As companies, parties, and their lawyers across the nation debate whether they may, or even should, resolve their disputes in court or arbitration, courts and arbitrators, both faced with pandemic-generated, unprecedented backlogs, seem more willing to entertain docket clearing motions. For some practitioners, dispositive motion practice in arbitration presents a new challenge. Yet, dispositive motions have existed in arbitration almost as long as arbitration itself. Now, however, both parties have embraced them. Recently, arbitrators have witnessed an increase in requests for leave to file them as parties dealing with the economic fallout of the pandemic attempt to resolve disputes sooner, more efficiently, and more cost-effectively. As more practitioners turn to arbitration to resolve disputes, they increasingly look to dispositive motion practice to promptly adjudicate them.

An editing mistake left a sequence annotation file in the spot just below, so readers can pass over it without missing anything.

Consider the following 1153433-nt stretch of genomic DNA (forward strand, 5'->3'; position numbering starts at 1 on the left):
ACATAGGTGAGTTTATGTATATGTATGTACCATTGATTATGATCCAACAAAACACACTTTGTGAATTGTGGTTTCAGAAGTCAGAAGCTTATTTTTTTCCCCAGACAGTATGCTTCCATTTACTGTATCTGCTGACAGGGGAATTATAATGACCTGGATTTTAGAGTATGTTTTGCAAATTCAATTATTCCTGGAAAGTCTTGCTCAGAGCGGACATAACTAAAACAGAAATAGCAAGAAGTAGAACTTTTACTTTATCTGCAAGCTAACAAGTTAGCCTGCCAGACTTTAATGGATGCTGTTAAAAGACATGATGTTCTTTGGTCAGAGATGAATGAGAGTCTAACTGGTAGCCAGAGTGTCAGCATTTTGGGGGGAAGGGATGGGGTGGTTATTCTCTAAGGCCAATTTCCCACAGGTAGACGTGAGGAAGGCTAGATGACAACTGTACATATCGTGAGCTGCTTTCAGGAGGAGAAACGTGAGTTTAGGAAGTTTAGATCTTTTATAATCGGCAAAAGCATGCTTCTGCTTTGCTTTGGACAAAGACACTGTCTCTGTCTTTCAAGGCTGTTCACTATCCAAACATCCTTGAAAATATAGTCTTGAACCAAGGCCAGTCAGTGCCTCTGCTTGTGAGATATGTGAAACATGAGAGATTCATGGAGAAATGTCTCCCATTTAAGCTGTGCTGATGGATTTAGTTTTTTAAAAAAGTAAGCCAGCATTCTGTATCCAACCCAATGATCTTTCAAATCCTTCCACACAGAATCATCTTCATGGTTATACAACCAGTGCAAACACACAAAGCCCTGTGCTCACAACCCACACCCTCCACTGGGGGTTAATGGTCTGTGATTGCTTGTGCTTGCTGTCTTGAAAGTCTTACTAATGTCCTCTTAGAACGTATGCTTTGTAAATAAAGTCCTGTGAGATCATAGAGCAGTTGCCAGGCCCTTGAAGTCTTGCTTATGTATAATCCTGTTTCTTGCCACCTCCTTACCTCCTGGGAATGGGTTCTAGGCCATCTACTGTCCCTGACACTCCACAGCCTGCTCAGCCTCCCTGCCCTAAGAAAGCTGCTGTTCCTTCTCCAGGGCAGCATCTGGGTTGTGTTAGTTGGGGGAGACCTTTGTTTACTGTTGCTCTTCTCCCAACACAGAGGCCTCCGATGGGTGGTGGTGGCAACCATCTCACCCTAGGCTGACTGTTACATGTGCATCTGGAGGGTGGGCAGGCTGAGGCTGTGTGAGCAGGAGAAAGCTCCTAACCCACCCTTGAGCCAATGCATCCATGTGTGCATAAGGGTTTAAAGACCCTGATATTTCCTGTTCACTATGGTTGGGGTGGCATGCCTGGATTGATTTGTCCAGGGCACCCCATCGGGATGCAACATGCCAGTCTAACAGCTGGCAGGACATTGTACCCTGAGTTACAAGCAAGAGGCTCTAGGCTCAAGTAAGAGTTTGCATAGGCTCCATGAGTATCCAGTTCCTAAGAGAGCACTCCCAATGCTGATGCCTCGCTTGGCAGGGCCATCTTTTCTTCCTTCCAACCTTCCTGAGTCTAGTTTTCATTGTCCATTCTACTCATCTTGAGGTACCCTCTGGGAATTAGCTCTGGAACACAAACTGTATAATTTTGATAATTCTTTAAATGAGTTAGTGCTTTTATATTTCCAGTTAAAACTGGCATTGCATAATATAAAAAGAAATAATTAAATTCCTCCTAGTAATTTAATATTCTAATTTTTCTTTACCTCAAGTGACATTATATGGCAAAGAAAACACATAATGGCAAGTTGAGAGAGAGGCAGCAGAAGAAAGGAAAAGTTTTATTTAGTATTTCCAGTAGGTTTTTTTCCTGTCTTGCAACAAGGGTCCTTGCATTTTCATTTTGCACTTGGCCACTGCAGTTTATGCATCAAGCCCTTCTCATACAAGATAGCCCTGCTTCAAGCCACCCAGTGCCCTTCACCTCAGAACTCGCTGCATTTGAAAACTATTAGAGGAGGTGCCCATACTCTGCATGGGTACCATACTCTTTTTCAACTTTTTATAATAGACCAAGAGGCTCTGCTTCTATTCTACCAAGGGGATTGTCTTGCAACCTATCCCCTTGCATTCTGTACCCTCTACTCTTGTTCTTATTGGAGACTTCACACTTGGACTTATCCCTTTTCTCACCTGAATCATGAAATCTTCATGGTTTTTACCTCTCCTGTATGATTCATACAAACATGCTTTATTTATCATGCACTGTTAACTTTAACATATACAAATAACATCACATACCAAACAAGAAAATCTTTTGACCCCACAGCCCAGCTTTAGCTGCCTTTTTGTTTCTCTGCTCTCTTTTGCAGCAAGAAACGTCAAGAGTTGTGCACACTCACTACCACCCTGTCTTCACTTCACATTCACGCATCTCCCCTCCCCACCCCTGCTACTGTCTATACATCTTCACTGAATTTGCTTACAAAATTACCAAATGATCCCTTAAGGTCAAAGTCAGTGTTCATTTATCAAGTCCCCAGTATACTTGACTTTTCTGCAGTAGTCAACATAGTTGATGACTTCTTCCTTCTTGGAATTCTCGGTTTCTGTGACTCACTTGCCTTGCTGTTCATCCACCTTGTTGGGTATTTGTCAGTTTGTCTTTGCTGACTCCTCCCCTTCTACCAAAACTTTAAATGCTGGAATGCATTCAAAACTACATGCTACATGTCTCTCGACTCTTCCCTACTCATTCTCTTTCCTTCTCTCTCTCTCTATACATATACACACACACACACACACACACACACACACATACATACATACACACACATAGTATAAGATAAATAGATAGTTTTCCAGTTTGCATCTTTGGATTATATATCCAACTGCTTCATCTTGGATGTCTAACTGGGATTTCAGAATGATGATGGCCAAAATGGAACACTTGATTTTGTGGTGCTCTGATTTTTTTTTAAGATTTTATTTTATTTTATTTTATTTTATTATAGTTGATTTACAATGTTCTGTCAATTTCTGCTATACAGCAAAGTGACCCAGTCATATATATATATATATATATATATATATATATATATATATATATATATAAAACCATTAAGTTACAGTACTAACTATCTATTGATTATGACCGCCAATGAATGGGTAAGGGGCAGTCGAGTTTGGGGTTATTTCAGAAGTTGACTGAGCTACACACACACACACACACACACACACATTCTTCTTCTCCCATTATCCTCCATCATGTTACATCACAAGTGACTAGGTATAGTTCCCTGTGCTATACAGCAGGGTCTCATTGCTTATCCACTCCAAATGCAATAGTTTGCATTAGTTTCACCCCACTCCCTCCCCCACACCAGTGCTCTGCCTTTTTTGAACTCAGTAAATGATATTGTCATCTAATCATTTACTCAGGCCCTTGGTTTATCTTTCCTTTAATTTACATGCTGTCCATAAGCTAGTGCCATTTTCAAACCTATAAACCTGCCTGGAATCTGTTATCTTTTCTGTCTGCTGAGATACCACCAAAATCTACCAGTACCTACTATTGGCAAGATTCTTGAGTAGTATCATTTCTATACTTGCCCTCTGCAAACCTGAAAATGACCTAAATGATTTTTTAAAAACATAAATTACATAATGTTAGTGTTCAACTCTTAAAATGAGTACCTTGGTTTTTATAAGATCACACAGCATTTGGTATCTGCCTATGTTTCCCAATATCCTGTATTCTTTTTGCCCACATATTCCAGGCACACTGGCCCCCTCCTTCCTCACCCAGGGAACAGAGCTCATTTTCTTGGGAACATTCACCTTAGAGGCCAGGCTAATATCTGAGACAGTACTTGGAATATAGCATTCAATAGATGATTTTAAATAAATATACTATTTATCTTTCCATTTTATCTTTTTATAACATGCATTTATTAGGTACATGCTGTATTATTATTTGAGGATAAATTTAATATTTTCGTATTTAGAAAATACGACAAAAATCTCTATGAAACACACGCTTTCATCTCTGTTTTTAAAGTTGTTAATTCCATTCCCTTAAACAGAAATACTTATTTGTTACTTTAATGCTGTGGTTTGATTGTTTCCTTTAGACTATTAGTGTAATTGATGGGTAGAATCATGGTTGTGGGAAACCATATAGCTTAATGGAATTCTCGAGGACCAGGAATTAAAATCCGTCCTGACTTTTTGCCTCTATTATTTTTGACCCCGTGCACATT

Still, some arbitrators have questioned their authority to entertain dispositive motions. Others hesitate to dispose of the arbitration before it really starts when it may well be the claimant’s only course of redress. Still others, like the author, view dispositive motions as a potential opportunity to narrow and resolve issues fairly and efficiently for both parties. So where do arbitrators obtain the power to consider dispositive motions?